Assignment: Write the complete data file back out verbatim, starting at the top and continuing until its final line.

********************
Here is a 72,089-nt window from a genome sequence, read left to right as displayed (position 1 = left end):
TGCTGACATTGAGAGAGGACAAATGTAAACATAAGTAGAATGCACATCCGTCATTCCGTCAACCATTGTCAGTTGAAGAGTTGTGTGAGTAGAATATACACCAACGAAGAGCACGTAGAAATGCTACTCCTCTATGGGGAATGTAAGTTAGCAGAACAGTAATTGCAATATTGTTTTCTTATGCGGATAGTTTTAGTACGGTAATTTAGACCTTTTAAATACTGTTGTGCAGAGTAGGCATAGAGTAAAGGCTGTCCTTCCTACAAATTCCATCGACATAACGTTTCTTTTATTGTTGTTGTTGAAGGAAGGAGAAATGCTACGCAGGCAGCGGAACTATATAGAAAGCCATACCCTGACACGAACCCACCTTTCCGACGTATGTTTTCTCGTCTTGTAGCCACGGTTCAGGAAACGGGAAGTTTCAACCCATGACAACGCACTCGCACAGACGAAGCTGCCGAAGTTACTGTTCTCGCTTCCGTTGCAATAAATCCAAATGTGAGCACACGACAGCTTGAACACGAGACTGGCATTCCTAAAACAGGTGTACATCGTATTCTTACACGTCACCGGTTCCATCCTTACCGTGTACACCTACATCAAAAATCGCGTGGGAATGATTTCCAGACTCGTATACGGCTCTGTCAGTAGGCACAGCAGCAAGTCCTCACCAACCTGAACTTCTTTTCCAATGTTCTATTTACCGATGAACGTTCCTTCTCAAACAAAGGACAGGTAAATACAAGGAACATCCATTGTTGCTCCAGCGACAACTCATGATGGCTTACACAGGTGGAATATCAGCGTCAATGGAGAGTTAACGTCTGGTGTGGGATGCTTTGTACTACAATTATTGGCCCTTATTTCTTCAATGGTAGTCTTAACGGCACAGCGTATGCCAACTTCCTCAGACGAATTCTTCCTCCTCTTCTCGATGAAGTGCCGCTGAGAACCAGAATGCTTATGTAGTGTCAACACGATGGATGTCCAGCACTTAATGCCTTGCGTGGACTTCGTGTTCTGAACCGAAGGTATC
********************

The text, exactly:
Here is a 72,089-nt window from a genome sequence, read left to right as displayed (position 1 = left end):
TGCTGACATTGAGAGAGGACAAATGTAAACATAAGTAGAATGCACATCCGTCATTCCGTCAACCATTGTCAGTTGAAGAGTTGTGTGAGTAGAATATACACCAACGAAGAGCACGTAGAAATGCTACTCCTCTATGGGGAATGTAAGTTAGCAGAACAGTAATTGCAATATTGTTTTCTTATGCGGATAGTTTTAGTACGGTAATTTAGACCTTTTAAATACTGTTGTGCAGAGTAGGCATAGAGTAAAGGCTGTCCTTCCTACAAATTCCATCGACATAACGTTTCTTTTATTGTTGTTGTTGAAGGAAGGAGAAATGCTACGCAGGCAGCGGAACTATATAGAAAGCCATACCCTGACACGAACCCACCTTTCCGACGTATGTTTTCTCGTCTTGTAGCCACGGTTCAGGAAACGGGAAGTTTCAACCCATGACAACGCACTCGCACAGACGAAGCTGCCGAAGTTACTGTTCTCGCTTCCGTTGCAATAAATCCAAATGTGAGCACACGACAGCTTGAACACGAGACTGGCATTCCTAAAACAGGTGTACATCGTATTCTTACACGTCACCGGTTCCATCCTTACCGTGTACACCTACATCAAAAATCGCGTGGGAATGATTTCCAGACTCGTATACGGCTCTGTCAGTAGGCACAGCAGCAAGTCCTCACCAACCTGAACTTCTTTTCCAATGTTCTATTTACCGATGAACGTTCCTTCTCAAACAAAGGACAGGTAAATACAAGGAACATCCATTGTTGCTCCAGCGACAACTCATGATGGCTTACACAGGTGGAATATCAGCGTCAATGGAGAGTTAACGTCTGGTGTGGGATGCTTTGTACTACAATTATTGGCCCTTATTTCTTCAATGGTAGTCTTAACGGCACAGCGTATGCCAACTTCCTCAGACGAATTCTTCCTCCTCTTCTCGATGAAGTGCCGCTGAGAACCAGAATGCTTATGTAGTGTCAACACGATGGATGTCCAGCACTTAATGCCTTGCGTGGACTTCGTGTTCTGAACCGAAGGTATC